Notes on market performance and packaging mix

Liquid food

According to a report by the Istituto Italiano Imballaggio database, liquid food includes condiments, food oil, vinegar, bovine milk for consumption (excluding that used in the food industry) and various tomato products, namely sauces, pastes and ketchup (and Italy’s own “salsa rubra”, Editor’s note*).
The last item on that list is included in the category of liquid food because the packaging that it uses breaks down along similar lines.
The entire sector’s 2016 production exceeded 5,500 t/000; according to the latest Istat estimates, that production’s value exceeds 7,400 million euro.
In quantitative terms, 47% of the sector is constituted by milk, followed by 31% of tomato products. 11% of liquid food is olive oil, while 9% is made up of seed oils and the remaining 3% by vinegar.

Sectors at a glance
Olive oil. Early attacks by olive oil fruit flies have made 2016-2017 a disastrous year for crops, with a 62% drop in Italy’s total olive oil production. A much more abundant season is forecasted for next year, although worries persists concerning the rate of recovery. Hopes for a return to normal levels have been scaled back in the face of climate issues (harsh winters followed by icy springs and summer drought) and concerns about pests. During the first half of 2017, exports dropped 20%, while imports grew by 13%. Consumption should see approximately 1% growth.

Seed oils. According to Istat data referring to 2016, production of seed oils - largely destined for the domestic market - grew by 6% over 2015, while exports remained stable.
According to preliminary Ismea-Nielsen estimates, the first six months of 2017 saw a certain stability in consumption of seed oils in the home, with exports dropping by 3%.

Bovine milk. In 2016, 2,603 mln lt of bovine milk was produced for the end consumer market, representing a drop compared to the previous year by 3%. Even greater has been the drop in consumption of over 4%, largely due to the growing popularity of plant-based substitutes (tied to the spreading phenomenon of lactose intolerance).

Consumption of rice-, almond-, oat- and soy-based drinks (which fall under the category of “wellness drinks”, making them best thought of as a beverage in the narrow sense) grew in 2016 by 13%. In 2017, the negative trend of bovine milk continued, increasingly feeling the pressure of competition with plant-based products, dropping 4% during the first six months, compared to the same period during the previous year. Production is nonetheless sustained by exports, which are compensating for the bad year for the domestic market.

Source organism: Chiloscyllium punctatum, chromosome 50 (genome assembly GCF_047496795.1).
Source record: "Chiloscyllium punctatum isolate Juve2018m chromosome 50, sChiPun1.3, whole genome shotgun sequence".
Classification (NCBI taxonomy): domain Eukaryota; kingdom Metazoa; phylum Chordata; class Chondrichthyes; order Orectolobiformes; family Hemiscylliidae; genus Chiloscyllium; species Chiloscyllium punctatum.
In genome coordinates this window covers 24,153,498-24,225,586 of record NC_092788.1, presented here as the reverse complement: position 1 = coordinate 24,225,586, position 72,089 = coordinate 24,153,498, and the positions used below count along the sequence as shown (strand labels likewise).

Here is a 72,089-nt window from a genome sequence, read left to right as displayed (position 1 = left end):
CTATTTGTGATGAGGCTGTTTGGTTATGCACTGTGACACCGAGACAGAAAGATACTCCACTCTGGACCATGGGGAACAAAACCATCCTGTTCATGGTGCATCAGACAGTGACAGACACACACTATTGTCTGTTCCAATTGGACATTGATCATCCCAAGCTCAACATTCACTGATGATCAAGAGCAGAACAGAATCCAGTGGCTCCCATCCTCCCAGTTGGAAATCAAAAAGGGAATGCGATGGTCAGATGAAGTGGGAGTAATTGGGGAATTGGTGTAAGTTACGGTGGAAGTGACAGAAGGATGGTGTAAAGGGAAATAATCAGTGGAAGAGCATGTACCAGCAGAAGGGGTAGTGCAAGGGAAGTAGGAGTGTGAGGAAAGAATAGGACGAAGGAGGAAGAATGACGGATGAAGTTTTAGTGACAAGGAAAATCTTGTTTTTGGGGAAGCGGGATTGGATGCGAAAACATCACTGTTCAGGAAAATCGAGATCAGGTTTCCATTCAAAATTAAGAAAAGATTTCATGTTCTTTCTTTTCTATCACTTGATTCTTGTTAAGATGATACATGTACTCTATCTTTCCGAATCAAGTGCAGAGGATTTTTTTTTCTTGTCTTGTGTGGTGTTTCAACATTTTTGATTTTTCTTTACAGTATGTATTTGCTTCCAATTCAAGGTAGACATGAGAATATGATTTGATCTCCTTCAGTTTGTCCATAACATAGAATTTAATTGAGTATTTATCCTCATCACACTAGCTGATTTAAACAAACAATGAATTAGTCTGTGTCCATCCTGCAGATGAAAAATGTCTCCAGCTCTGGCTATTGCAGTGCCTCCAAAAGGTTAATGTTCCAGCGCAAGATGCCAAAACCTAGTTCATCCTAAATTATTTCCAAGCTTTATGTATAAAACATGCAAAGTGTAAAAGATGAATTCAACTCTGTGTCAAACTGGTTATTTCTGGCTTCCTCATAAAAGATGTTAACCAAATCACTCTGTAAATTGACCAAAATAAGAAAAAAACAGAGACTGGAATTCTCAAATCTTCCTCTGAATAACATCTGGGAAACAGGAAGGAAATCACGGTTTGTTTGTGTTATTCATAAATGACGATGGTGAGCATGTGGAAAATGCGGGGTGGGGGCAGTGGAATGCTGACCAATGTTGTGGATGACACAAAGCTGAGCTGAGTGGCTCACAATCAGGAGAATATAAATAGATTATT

In recent years, Italy’s vinegar consumption has seen gradual growth, with +1% by volume in 2016 (Istat). The trend has been driven in 2016 by two factors: on one hand, the double-digit growth (+11%) of cider vinegar and, on the other, the recovering consumption of classic wine vinegar.
These two phenomena are especially tied to household consumption, because in restaurants it is above all Modena balsamic that is driving growth, even as it loses points in the household market (-5.3%).
Cider vinegar’s success is closely tied to Italians’ increasingly conspicuous healthy choices. This is also why, just as in other food segments, they are increasingly turning to organic options in their vinegar.
Total production in 2016, including that destined for use in the food industry, stood at 675 mln lt, 147 mln of which destined for the home. Exports grew by over 3%, while imports grew by 10% (but in this case the products are used almost exclusively by the food industry).

Tomato products (pastes, sauces, ketchup). This category includes a collection of tomato products that in terms of weight exceeded 1,700 t/000 in 2016, with a 3% growth rate. The positive trend can be attributed to the strong performance of tomato sauces (4% growth in 2016), but also exports of all tomato-derived products, especially sauces, which grew by 5%, along with crushed tomatoes at +1%.
The packaging mix
• According to an analysis of packaging totals, 40% of that used for this category consists in rigid and primarily paper polylaminate containers, 91% of which referable to the milk market.
• Glass bottles stand at 22%, with very strong representation in tomato products, olive oil and vinegar. In recent years there has also been a slight move to bring back fresh milk in glass.
• Next are PET bottles, with 20%, largely attributable to seed oils and milk.
• Steel cans make up 14% of the packaging mix. They are mainly used for packaging olive oil and tomato products.
• The remaining 4% of products fall under the generic category “Other”, which includes bag-in-box solutions (used for oil and vinegar) and flexible polylaminate pouches, used for single portions of condiments and ketchup.
In this sector, the packaging mix has been fairly stable for some time now, along with market shares. Any major substitutions of one packaging solution for another have virtually entirely to do with marketing decisions.  

* FUN FACT Popular legend tells that Italy’s “salsa rubra” derives its name from a contest put on by Cirio during the 1930s to find an Italian word for ketchup. In actuality, Cirio has marketed its own brand of salsa rubra since the late 1800s (as the product’s label says), which is a mass produced version of the Piedmontese “bagnet ross”. (Source: Wikipedia)           

Barbara Iascone
Istituto Italiano Imballaggio



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